“Turn on, tune in, drop out.” The author of this mid-1960s catchphrase, Timothy Leary—a Harvard professor-turned-enthusiast of psychedelic drugs—had high hopes for a world with hallucinogens. Leary even imagined that psychedelics like LSD and MDMA might help bring peace to a Vietnam War–weary world. The era was the heyday for hallucinogenic drug research conducted in the medical lab—and at home. “Behind the Shrooms—Part 1,” the first in a two-part series from Research Radio, explores the story of hallucinogens since then.
To listen to the series’ first episode, “Behind the Shrooms—Part 1,” click below:
It’s been a tumultuous ride for the science of psychedelic drugs. When LSD was first synthesized in the 1940s, many scientists hoped such a substance could be used to model psychiatric disorders like schizophrenia. Interest in the drugs peaked in the 1960s, when hippies and yippies were turned on to their recreational and spiritual potential. Then, in 1962, a scandal broke over widespread administration of the experimental sleep-aid thalidomide to pregnant women. The drug was implicated in birth defects in nearly 10,000 babies worldwide, resulting in a massive overhaul of regulations on research on experimental drugs such as thalidomide—or LSD. The scandal, combined with rampant use of psychedelic drugs mostly by white middle-class youth in the years following, prompted a backlash within the political and medical communities that virtually halted drug research for the next 30 years.
But now, research on psychedelic drugs is making a comeback, and Nick Langlitz, assistant professor of anthropology at The New School for Social Research, has been paying attention. Langlitz, who joined The New School in 2010, has spent much of his academic career studying those who study drugs.
“In the 1960s, hallucinogens became an icon of the counterculture,” says Langlitz. “The idea was to trip on LSD and lose your ego boundaries. For the hippies, it became a gesture of opposition to ‘the Establishment,’ but it also signaled unity—a coming together of people and cultures.” Despite the initial decline in research on hallucinogens, Langlitz, whose anthropological inquiry has focused on the connection between their neuropsychopharmacological investigation and new forms of mysticism, can conceive of a healthy future for the field.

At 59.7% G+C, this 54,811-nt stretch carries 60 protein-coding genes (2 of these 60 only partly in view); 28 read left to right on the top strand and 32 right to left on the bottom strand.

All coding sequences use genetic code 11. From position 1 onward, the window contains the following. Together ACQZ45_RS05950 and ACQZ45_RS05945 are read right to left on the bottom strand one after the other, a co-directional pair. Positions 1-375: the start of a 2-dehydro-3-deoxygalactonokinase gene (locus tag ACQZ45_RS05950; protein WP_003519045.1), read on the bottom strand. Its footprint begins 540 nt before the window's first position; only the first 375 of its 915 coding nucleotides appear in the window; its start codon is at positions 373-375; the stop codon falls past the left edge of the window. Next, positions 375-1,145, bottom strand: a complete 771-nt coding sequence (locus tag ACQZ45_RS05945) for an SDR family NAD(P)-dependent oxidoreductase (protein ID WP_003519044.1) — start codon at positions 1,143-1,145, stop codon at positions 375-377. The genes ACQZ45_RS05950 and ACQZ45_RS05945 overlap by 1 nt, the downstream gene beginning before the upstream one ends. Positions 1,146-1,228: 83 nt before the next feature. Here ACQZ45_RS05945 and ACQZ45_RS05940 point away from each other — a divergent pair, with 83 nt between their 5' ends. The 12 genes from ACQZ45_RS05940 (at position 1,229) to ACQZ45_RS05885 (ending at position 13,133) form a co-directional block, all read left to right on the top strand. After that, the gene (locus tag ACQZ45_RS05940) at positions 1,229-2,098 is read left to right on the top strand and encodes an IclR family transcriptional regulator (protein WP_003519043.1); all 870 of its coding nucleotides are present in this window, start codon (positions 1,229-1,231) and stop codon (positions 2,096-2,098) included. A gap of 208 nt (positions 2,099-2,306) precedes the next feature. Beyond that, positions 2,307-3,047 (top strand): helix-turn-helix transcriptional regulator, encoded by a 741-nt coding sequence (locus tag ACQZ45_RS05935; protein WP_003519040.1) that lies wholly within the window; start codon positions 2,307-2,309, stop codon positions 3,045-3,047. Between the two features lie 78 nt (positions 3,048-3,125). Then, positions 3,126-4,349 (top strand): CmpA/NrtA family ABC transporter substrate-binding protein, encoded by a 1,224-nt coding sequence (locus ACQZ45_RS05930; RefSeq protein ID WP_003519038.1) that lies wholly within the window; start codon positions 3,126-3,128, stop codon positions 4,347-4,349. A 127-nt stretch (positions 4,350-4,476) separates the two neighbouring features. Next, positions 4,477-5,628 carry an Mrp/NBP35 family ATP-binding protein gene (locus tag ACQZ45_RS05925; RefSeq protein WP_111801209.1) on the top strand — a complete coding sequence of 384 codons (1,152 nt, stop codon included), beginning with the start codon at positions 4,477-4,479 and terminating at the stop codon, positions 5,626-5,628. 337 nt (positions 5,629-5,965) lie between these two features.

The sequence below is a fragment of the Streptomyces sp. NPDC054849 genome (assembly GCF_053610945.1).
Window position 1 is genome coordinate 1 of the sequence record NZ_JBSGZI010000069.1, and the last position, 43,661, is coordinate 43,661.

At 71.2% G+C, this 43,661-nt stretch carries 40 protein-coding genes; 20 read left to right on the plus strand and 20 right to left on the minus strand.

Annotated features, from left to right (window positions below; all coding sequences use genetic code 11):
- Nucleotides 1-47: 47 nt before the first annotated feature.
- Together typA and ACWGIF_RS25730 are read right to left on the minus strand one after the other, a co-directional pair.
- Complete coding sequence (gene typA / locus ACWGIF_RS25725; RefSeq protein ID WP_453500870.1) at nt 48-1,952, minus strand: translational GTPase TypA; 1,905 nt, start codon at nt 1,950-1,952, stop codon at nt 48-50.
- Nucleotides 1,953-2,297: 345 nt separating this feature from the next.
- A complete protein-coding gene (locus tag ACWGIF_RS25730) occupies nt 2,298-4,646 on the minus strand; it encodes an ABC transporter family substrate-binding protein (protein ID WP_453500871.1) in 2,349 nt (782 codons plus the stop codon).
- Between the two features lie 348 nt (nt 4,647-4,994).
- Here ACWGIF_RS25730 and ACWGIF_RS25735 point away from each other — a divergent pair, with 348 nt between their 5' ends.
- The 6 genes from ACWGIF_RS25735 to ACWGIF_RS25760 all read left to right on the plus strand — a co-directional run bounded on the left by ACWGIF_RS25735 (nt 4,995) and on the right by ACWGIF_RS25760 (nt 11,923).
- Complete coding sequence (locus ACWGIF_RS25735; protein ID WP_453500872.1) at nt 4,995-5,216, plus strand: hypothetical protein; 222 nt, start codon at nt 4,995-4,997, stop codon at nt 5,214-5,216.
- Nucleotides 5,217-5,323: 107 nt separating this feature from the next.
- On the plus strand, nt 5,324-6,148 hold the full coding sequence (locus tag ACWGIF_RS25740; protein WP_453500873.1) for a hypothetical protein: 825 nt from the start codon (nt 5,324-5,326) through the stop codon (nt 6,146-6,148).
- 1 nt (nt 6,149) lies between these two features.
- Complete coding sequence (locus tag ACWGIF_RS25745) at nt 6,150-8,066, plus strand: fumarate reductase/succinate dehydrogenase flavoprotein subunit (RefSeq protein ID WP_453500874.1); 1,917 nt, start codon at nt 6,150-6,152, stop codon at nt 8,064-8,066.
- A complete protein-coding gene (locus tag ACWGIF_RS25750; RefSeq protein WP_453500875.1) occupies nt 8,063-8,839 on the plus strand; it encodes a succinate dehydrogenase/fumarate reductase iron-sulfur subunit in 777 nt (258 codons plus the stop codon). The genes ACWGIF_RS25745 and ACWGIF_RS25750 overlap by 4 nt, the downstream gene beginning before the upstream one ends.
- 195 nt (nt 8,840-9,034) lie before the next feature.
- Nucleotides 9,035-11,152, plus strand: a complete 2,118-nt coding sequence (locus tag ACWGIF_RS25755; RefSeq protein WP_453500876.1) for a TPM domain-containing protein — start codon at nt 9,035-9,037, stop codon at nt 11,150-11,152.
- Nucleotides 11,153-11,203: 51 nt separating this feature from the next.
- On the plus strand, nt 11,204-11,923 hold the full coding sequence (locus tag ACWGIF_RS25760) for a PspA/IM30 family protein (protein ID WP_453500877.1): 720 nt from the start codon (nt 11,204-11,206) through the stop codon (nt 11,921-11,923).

Though Leary’s catchphrase implored people to indulge in hallucinogens to “drop out” or, as Langlitz puts it, “turn their back on capitalism and the competitive logic of modern society,” contemporary drug researchers have a different goal in sight. Over the last decade, psychiatrists at New York University or Johns Hopkins University have been experimenting with psilocybin—the active ingredient found in “magic mushrooms.” Studies have led them to conclude that further investigation could lead to alternative therapies for people struggling with depression and alcoholism and other drug dependencies. More recently, both universities have initiated clinical trials to aid terminal cancer patients suffering from end-of-life anxiety. So far, results have been positive, and the news media—in contrast to its earlier unfavorable views on psychedelic drug research, which contributed to its breakdown in the 1960s—now reviews such clinical trials with sympathy and optimism.
Langlitz can imagine that one day hallucinogens might be used regularly in such therapeutic settings to induce controlled trips in clients, thereby enriching sessions. Such a scenario faces many political, cultural, and economic obstacles, though. Pharmaceutical companies, for example, may be reluctant to underwrite research on products that consumers would use only a few times a year.
To read more about Langlitz’s look behind the scenes of hallucinogen research, visit his website or read his new book Neuropsychedelia: The Revival of Hallucinogen Research since the Decade of the Brain.
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